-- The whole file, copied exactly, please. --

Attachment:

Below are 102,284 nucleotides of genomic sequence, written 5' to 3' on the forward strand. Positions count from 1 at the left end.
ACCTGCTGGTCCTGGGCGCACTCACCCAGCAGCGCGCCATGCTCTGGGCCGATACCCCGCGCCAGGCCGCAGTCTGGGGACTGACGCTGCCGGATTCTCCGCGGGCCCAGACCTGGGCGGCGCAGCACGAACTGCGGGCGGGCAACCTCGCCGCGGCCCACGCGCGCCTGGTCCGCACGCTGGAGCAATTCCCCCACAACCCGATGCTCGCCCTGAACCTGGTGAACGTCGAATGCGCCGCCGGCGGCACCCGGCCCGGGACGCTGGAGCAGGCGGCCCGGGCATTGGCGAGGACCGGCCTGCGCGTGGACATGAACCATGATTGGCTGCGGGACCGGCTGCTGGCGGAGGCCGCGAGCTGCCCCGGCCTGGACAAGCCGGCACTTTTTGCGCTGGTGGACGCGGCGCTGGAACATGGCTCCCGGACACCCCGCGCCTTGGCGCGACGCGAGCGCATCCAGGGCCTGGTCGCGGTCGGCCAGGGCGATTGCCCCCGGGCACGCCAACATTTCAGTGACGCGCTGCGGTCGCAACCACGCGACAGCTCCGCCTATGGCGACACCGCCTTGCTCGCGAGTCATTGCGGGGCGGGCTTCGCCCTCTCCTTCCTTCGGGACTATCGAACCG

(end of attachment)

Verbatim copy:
Below are 102,284 nucleotides of genomic sequence, written 5' to 3' on the forward strand. Positions count from 1 at the left end.
ACCTGCTGGTCCTGGGCGCACTCACCCAGCAGCGCGCCATGCTCTGGGCCGATACCCCGCGCCAGGCCGCAGTCTGGGGACTGACGCTGCCGGATTCTCCGCGGGCCCAGACCTGGGCGGCGCAGCACGAACTGCGGGCGGGCAACCTCGCCGCGGCCCACGCGCGCCTGGTCCGCACGCTGGAGCAATTCCCCCACAACCCGATGCTCGCCCTGAACCTGGTGAACGTCGAATGCGCCGCCGGCGGCACCCGGCCCGGGACGCTGGAGCAGGCGGCCCGGGCATTGGCGAGGACCGGCCTGCGCGTGGACATGAACCATGATTGGCTGCGGGACCGGCTGCTGGCGGAGGCCGCGAGCTGCCCCGGCCTGGACAAGCCGGCACTTTTTGCGCTGGTGGACGCGGCGCTGGAACATGGCTCCCGGACACCCCGCGCCTTGGCGCGACGCGAGCGCATCCAGGGCCTGGTCGCGGTCGGCCAGGGCGATTGCCCCCGGGCACGCCAACATTTCAGTGACGCGCTGCGGTCGCAACCACGCGACAGCTCCGCCTATGGCGACACCGCCTTGCTCGCGAGTCATTGCGGGGCGGGCTTCGCCCTCTCCTTCCTTCGGGACTATCGAACCG